The 2022 Atlantic Hurricane season has been quiet so far.
But with the season’s peak nearing, local emergency management officials and weather experts caution that the Grand Strand could still see some dangerous storms.
On Thursday, the Myrtle Beach Area Chamber of Commerce hosted a panel discussion on hurricane preparedness at the Grand Strand campus of Horry-Georgetown Technical College.
Panelists included Assistant Horry County Administrator for Public Safety Randy Webster, WPDE Chief Meteorologist Ed Piotrowski and Horry County Schools Superintendent Rick Maxey.
The trio gave their thoughts on the recent hurricane season and took questions from those in attendance.
While the tropics remain quiet — there have been just three named storms so far — Webster said when it comes to preparing for a hurricane, every storm is different.
“There is no one hurricane that fits all,” Webster said. “Unfortunately, we live in an area where we’re going to have storms. We will get hurricane impacts to this area at some point in time.”
Thursday’s event also gave residents a chance to mingle with businesses and organizations that specialize in hurricane and disaster preparedness and recovery. Servpro, Carolina Cool, BELFOR Property Restoration the utility Santee Cooper were on hand to assist people with any questions they had.
One of those businesses was Palmetto Protection Films, a window-tinting company based in Myrtle Beach co-owned by Kristy and Matthew Yelle. One of the services their business offers is applying a security film on the inside of one’s windows. Should the glass break, the film holds the shattered pieces together and prevents it from penetrating inside the home.
Kristy Yelle said it’s a service that comes in handy during hurricane season.
“You have no idea what kind of debris is going to fly your way, you know?” she said.
Kristy Yelle said their security films are rated to withstand speeds up to 135 miles per hour, which is higher than the top sustained wind speeds for a category three hurricane.
She added the cost of the service varies on the size of the window and the type of film one choses. For a standard two pane window, the cost typically goes for $150.
“It’s definitely an affordable option,” she said.
Myrtle Beach City Councilman Phil Render was on hand for Thursday’s event and was pleased with the number of businesses represented.
“It’s indeed heartening to see the professional vendors we have at this event,” he said. “They afford a level of knowledge that the lay person simply does not have. And we in the City of Myrtle Beach and in Horry County appreciate their efforts toward that educational end.”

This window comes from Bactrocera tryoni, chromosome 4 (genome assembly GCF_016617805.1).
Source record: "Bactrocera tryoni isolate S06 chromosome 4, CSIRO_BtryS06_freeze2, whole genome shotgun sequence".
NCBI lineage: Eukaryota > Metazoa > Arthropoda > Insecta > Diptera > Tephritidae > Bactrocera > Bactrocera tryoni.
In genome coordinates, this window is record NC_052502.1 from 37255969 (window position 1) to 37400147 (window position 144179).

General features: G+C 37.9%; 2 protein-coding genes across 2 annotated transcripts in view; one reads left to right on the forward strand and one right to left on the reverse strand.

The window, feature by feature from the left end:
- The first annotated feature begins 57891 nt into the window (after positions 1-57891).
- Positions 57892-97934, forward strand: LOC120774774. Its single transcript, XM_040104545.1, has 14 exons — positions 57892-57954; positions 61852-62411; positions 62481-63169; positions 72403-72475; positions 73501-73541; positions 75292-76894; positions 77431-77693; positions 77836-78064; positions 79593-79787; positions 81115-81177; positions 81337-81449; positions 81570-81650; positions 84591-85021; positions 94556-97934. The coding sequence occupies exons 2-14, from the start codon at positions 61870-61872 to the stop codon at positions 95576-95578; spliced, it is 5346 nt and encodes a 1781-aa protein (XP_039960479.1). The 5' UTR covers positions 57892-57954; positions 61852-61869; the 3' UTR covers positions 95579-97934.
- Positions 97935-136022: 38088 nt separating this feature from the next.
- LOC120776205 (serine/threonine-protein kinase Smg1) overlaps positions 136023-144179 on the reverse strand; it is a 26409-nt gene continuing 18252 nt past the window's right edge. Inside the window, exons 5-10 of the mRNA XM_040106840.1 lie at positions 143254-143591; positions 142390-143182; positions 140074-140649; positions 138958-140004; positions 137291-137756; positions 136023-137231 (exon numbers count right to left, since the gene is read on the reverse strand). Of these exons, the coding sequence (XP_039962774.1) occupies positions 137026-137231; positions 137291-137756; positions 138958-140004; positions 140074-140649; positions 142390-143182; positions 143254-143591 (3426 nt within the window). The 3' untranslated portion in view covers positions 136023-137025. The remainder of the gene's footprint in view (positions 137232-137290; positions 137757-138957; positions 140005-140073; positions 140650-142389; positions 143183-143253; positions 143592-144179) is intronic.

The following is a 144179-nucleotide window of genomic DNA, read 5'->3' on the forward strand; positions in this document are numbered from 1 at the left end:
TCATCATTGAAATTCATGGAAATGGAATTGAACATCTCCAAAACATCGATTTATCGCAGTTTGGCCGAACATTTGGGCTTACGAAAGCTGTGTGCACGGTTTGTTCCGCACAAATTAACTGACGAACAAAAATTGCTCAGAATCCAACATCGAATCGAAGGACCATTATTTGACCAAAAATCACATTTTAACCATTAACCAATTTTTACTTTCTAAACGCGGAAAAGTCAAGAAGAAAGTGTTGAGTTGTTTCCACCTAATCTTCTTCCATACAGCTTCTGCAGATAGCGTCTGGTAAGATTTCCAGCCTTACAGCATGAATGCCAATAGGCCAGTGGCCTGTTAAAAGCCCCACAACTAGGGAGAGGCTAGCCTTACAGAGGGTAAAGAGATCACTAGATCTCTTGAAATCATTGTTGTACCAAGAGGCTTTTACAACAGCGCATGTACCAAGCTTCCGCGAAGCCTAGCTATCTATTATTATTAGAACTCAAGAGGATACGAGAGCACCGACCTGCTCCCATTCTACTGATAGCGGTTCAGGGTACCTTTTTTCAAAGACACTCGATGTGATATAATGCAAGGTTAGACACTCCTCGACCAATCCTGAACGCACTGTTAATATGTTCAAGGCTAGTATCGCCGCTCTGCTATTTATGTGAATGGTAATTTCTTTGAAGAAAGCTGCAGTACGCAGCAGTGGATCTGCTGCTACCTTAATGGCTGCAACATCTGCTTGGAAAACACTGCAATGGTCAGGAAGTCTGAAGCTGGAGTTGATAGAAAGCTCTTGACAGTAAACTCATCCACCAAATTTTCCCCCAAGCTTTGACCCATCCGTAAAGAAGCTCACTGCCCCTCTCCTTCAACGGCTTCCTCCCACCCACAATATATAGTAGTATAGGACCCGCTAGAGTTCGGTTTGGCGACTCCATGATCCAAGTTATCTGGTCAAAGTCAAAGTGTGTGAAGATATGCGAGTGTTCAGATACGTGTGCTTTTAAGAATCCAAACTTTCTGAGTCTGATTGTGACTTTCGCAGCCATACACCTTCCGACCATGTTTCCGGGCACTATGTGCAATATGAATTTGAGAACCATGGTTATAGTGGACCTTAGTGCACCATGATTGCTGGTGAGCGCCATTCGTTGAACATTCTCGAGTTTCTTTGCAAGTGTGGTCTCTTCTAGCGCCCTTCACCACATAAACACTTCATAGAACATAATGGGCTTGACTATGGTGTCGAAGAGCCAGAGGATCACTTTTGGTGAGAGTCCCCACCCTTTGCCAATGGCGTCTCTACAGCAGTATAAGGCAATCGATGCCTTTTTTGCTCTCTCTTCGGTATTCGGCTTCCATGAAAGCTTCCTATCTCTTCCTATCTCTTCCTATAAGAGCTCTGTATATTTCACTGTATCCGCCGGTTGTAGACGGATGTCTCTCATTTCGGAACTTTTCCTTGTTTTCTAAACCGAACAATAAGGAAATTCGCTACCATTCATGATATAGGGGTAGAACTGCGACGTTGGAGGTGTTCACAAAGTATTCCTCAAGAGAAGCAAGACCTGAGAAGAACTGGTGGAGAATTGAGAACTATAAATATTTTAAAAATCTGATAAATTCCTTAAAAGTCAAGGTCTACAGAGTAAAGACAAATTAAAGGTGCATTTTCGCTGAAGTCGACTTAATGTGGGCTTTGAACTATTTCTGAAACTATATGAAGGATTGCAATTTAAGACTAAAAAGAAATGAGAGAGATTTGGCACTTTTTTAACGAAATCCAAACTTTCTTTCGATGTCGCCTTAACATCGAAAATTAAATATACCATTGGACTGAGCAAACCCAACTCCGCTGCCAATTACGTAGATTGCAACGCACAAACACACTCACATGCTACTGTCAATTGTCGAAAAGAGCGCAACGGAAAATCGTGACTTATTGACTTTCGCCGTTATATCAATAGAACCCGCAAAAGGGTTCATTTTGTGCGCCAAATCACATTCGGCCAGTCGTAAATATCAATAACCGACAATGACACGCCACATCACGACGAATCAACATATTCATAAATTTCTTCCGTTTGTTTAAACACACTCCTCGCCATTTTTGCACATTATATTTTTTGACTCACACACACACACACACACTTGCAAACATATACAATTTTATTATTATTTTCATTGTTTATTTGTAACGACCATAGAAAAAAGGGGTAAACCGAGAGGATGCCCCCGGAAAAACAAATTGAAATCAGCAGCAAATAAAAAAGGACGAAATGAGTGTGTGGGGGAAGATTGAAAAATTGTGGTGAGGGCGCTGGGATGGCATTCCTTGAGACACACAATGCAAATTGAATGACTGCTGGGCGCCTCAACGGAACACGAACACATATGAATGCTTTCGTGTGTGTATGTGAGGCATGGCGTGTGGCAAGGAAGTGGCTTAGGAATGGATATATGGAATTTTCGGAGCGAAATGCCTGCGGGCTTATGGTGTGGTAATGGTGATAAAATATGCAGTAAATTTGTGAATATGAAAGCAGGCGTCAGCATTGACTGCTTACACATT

Horry County went through the 2021 Atlantic Hurricane season unscathed and has set to see any major impacts from tropical systems since Isaias made its way through the area in early August 2020.
“Right now, the air is very dry across the Atlantic, so that has helped us keep tropical systems at bay,” Piotrowski said.
Despite a quiet season so far, the National Oceanic and Atmospheric Administration (NOAA) released a report on earlier this month predicting a 60% chance of an above-average season. The report also predicted the possibility of 14 to 20 named storms, of which six to 10 could become hurricanes. Three to five of those hurricanes are predicted to major ones (category three or higher).
NOAA’s report and Thursday’s panel discussion comes as hurricane season’s chronological peak date of Sept. 10 approaches.
Some of South Carolina’s most devastating tropical systems such as Florence, Matthew, Floyd, Hugo and Hazel all impacted the state after Sept. 10.
Piotrowski said this is the time of year where you must stay vigilant.
“The waters are warm. If the tropical waves find a pocket of moisture or a pocket of very light windshear, they can develop very rapidly,” Piotrowski said.
Should a hurricane make its way to the area, officials reminded residents to have a level head when it comes to planning and preparation.
“You got to keep your guard up as you’re preparing,” Piotrowski said, adding to keep that guard up in the aftermath. “There’s a lot of stress involved in cleaning up after a hurricane actually goes by.”
For now, Piotrowski said the tropics remain calm. But that could change in an instant.
As peak hurricane season approaches, Render urged community members to always be prepared, and, when the time comes, heed the warnings of the experts.
“It is a matter of life and death or could be,” he said. “An ounce of prevention is worth a pound of cure.”
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